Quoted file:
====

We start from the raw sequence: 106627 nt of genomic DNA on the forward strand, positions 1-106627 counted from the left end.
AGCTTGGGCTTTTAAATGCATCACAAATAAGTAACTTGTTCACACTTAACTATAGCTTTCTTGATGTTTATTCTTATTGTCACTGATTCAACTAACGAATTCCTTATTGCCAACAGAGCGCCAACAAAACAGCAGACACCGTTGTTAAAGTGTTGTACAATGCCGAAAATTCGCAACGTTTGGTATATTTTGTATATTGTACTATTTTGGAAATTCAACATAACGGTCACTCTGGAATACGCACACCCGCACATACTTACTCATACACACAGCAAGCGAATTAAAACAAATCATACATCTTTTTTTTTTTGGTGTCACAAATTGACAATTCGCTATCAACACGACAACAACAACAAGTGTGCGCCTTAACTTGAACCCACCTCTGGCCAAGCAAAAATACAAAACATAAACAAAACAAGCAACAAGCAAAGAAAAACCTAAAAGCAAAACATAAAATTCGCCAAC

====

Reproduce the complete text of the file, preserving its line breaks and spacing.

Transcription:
We start from the raw sequence: 106627 nt of genomic DNA on the forward strand, positions 1-106627 counted from the left end.
AGCTTGGGCTTTTAAATGCATCACAAATAAGTAACTTGTTCACACTTAACTATAGCTTTCTTGATGTTTATTCTTATTGTCACTGATTCAACTAACGAATTCCTTATTGCCAACAGAGCGCCAACAAAACAGCAGACACCGTTGTTAAAGTGTTGTACAATGCCGAAAATTCGCAACGTTTGGTATATTTTGTATATTGTACTATTTTGGAAATTCAACATAACGGTCACTCTGGAATACGCACACCCGCACATACTTACTCATACACACAGCAAGCGAATTAAAACAAATCATACATCTTTTTTTTTTTGGTGTCACAAATTGACAATTCGCTATCAACACGACAACAACAACAAGTGTGCGCCTTAACTTGAACCCACCTCTGGCCAAGCAAAAATACAAAACATAAACAAAACAAGCAACAAGCAAAGAAAAACCTAAAAGCAAAACATAAAATTCGCCAAC